After tackling the wordings on wedding invitations, it's time to determine the right way to address your envelopes. After all, more goes into your wedding envelope wordings than names, addresses, and postage stamps.
Why should we learn wedding invitation envelope addressing etiquette?
1. Identify who is invited, avoid some "unexpected guests”
2. Avert impolite manners. It can be rude when you use wrong titles or forget to spell the names out in formal cases.
3. Easy to cope with special situations such as addressing to a divorced woman, to families with children who you don’t want to include, or to unmarried couples living together, etc.
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Outer vs Inner?
In fact, many modern couples now choose to send their wedding invitations without an envelope. As a rule of thumb, it’s enough to convey all message using an outer envelope. But if you want further clarification on who are invited, an inner envelope will help you get things more clear. For example, for a family with two children under 18, you may write “Mr. and Mrs. Michael Abraham” on the outer envelope while “Daniel, Jeffrey, Miss Brittany and Miss Kelly” on the inner one, as the outer envelope itself can not contain all the messages-it can be so congested.
We recommend using separate two envelopes, the outer one containing the mailing address, postage, and return address in a formal way, and the inner one indicating all the people invited ( just first names) in a more casual way.
5 General Rules to Keep in Mind
1. Spell out all the words, such as Apartment, Avenue, Street, etc. Do not use abbreviations;
2. Do not spell out the sate;
3. Husband name goes first for married couples;
4. List the names on a separate line for unmarried couples;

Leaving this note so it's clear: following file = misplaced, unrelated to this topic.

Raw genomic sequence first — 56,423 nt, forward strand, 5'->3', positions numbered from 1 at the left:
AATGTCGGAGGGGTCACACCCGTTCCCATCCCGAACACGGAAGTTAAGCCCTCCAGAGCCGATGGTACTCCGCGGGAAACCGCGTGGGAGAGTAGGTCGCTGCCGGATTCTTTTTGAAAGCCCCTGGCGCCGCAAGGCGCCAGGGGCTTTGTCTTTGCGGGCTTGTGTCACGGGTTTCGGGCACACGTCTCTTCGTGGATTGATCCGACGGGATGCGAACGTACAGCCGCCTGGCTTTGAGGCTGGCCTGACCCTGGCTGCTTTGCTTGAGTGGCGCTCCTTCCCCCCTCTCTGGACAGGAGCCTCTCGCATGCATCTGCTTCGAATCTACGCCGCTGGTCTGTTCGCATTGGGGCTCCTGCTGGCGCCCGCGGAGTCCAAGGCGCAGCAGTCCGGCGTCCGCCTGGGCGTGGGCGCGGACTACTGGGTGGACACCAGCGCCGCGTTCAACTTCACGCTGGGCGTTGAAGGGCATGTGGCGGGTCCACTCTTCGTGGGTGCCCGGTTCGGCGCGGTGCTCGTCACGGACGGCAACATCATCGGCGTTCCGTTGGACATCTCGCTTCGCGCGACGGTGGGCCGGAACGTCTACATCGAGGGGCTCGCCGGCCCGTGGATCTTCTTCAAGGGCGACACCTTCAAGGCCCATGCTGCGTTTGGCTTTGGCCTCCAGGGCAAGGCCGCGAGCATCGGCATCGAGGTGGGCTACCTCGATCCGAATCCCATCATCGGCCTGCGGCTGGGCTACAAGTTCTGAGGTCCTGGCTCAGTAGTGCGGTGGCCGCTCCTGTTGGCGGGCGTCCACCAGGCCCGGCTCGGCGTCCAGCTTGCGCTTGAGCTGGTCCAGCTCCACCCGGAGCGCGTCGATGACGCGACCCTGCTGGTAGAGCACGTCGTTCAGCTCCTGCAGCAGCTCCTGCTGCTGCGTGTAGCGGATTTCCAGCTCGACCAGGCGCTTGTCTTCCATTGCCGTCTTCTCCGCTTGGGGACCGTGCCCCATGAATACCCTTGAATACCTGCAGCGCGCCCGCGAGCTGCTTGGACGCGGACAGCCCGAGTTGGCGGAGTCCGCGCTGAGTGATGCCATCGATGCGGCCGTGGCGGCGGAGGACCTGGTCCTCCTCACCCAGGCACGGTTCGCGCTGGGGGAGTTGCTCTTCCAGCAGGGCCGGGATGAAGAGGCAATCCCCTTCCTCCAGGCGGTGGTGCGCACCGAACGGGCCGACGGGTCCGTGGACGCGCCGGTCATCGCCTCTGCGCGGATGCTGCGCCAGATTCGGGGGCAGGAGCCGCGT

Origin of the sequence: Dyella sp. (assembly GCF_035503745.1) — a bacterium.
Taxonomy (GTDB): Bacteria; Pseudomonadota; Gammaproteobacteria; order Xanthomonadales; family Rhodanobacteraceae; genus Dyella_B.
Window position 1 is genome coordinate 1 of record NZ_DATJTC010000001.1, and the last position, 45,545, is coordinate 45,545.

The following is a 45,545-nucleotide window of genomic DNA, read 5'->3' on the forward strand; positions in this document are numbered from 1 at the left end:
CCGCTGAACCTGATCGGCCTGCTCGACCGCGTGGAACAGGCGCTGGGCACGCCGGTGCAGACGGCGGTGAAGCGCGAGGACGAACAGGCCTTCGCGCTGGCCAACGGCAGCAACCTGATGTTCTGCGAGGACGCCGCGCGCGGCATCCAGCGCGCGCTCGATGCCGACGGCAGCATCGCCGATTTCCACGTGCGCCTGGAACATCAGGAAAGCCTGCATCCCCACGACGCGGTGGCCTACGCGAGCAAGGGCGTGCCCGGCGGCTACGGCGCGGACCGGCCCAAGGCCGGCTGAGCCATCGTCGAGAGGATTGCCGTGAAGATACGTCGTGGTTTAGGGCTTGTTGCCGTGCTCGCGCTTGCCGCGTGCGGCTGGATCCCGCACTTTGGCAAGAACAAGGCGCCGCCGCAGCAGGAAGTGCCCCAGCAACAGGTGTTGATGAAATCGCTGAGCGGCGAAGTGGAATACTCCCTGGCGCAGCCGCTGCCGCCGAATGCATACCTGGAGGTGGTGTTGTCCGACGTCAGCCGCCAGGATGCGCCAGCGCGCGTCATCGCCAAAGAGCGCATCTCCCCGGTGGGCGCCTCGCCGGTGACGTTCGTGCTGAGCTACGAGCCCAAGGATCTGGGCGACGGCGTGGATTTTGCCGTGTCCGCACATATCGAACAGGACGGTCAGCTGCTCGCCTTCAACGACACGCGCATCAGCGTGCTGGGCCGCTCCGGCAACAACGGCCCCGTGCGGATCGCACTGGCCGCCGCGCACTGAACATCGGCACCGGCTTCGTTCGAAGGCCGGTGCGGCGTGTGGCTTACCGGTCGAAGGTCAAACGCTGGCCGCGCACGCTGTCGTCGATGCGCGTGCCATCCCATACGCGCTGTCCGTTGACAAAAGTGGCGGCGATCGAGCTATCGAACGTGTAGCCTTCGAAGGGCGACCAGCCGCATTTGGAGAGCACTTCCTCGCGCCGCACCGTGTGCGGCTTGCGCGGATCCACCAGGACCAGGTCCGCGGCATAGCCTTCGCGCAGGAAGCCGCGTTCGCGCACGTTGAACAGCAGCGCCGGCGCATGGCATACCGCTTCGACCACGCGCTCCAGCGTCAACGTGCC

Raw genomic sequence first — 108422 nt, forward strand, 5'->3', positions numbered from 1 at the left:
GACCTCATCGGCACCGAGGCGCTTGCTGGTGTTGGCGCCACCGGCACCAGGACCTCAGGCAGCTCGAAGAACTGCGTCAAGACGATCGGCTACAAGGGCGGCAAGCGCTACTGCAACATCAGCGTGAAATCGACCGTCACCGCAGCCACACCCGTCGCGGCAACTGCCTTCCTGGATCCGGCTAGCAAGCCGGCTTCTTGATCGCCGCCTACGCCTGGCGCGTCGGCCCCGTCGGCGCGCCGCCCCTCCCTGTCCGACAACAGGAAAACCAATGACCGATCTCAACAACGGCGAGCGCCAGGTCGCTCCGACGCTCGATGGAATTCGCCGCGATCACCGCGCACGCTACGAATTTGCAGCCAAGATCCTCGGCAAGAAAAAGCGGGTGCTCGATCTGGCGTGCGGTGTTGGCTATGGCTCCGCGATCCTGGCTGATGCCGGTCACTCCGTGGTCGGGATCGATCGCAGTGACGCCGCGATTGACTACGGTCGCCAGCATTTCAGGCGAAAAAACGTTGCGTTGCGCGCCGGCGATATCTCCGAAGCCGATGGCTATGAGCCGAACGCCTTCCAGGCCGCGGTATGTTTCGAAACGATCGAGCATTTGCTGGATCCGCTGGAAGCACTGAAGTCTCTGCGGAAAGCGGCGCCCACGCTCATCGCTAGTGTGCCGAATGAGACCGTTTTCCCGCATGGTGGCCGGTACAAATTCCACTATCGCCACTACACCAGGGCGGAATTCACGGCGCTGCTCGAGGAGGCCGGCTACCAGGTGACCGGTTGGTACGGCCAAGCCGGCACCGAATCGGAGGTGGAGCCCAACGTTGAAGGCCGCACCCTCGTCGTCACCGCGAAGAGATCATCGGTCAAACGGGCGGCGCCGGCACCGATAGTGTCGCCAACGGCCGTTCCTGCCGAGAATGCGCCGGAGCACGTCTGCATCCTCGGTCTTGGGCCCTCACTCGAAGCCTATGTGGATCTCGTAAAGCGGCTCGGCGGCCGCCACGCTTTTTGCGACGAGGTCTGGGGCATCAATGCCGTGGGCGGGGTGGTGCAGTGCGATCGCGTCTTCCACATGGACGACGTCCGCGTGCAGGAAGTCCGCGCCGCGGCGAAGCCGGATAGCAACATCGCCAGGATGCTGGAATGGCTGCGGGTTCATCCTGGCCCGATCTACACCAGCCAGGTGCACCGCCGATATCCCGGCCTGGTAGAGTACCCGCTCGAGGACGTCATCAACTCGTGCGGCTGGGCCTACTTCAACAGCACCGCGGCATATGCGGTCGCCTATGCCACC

5. Use formal names, not nicknames
8 Frequently Situations
Filling out envelopes can be a very tricky process, especially when it comes to specific circumstances. Look at the 10 cases below, what type do you belong to? Keep reading these practical etiquettes and pick the most fitted one to your actual state.
1. To a Family with Children
Only address children on the inner envelope of their parents’ invitation by first name.
Children above 18 should receive their individual invitations.
For girls under the age of 18, address them as “Miss”. Boys don’t require a title until they’re 18, then they are addresses as “Mr”
The Brady family
Mr. and Mrs. Michael Brady
Mr. and Mrs. Brady
Jonathon and Jeffery
Michael, Daisy, Jonathon, and Jeffery
2. To Married Couples with the Same Last Name
If a married couple shares the same last name, usually we address the envelope as [Mr. and Mrs. “His-first name-last name”]. For example:
Mr. and Mrs. Joshua McLemore
Mr. and Mrs. McLemore or
Joshua and Penny
You can also address both partners equally, then use both the wife’s first and last names and the husband’s first and last names. For example:
Mr. Joshua Mclemore and Mrs. Penny McLemore
Mr. Joshua and Mrs. Penny McLemore
Joshua and Penny
If one of the couple is a doctor, then list his or her name and title first.
If the female part has the professional title, address it depending on whether she chooses to use her maiden name. You can just use “Dr.” or spell it out like “Doctor”
Dr. Anne and Mr. Joseph Kaplan
Dr. Anne Ramirez and Mr. Joseph Kaplan (if she uses maiden name)
Dr. Ramirez and Mr. Kaplan